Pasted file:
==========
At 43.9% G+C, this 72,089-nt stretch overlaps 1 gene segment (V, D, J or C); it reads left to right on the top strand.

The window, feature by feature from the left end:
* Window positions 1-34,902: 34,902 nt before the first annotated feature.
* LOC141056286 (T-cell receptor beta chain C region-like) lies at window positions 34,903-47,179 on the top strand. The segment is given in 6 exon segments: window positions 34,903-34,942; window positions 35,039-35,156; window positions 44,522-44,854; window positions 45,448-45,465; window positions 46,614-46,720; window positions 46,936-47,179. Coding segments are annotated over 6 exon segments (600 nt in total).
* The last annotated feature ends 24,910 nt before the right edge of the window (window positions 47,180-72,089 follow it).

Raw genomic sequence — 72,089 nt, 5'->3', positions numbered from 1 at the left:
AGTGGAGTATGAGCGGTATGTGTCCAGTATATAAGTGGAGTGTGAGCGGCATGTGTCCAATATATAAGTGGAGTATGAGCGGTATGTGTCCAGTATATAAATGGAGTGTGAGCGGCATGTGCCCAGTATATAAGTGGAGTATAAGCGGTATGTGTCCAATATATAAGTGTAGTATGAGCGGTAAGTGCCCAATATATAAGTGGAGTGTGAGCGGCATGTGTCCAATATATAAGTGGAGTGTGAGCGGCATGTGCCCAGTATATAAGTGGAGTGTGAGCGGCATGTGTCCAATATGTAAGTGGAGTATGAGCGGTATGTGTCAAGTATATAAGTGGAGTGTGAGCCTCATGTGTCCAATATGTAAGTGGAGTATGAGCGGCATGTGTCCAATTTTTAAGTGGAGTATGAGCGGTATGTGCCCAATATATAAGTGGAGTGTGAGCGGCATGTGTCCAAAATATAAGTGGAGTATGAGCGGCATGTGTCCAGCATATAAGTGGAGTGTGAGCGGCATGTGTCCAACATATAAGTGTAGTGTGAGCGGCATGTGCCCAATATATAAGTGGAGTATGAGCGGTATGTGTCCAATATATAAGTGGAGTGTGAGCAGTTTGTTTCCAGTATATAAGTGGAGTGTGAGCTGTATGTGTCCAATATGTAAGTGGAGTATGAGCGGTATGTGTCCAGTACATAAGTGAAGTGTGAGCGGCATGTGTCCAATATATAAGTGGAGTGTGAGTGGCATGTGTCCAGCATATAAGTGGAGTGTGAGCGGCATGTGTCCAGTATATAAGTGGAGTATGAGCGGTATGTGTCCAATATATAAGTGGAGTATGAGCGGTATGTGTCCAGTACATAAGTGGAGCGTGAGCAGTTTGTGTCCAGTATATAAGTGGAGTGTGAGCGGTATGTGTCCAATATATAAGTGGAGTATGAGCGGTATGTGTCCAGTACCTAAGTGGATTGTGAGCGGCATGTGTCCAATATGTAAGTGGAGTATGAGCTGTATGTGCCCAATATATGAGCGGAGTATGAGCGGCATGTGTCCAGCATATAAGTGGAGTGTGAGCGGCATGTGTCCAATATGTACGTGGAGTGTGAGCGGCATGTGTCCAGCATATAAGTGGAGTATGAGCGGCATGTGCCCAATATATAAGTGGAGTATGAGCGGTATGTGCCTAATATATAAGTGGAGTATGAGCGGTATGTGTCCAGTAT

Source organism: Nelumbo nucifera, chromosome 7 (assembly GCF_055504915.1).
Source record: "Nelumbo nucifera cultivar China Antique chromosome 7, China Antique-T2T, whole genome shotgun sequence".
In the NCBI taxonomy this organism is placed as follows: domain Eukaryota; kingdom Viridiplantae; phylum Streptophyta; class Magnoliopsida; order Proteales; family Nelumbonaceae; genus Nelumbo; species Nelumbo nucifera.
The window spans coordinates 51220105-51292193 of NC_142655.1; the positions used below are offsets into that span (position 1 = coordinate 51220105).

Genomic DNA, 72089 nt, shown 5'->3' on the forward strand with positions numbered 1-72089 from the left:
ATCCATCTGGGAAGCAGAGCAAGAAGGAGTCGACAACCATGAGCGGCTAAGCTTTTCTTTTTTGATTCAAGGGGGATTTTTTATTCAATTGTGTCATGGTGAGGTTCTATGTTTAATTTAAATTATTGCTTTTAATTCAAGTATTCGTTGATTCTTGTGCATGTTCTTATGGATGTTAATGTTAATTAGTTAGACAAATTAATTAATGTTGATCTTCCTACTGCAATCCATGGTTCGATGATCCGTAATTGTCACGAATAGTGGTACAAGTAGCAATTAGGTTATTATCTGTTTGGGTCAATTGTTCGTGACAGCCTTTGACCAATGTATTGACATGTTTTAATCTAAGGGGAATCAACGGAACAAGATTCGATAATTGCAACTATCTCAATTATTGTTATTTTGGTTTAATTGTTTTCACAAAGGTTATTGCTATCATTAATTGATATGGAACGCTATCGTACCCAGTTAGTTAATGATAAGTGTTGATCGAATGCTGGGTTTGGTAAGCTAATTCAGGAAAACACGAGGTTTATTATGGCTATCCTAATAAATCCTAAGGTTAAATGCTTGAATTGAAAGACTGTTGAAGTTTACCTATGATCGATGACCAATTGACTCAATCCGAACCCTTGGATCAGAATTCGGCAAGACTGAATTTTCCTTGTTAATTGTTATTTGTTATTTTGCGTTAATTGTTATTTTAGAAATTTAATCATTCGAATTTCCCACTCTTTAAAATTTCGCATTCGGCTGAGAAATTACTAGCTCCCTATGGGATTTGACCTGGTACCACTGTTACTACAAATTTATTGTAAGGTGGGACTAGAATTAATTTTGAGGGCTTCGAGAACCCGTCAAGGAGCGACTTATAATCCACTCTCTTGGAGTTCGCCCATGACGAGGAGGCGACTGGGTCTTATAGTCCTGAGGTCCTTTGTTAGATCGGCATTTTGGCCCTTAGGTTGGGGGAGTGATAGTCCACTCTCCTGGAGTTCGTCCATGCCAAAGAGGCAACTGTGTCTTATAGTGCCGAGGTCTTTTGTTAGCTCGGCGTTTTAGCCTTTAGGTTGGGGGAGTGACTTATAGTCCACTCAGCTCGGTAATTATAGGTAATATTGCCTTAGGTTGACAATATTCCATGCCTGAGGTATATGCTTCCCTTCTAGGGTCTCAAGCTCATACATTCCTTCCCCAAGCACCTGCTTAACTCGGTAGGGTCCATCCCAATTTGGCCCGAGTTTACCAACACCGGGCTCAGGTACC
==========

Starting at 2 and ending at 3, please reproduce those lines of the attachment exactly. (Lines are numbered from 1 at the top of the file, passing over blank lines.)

The window, feature by feature from the left end:
* Window positions 1-34,902: 34,902 nt before the first annotated feature.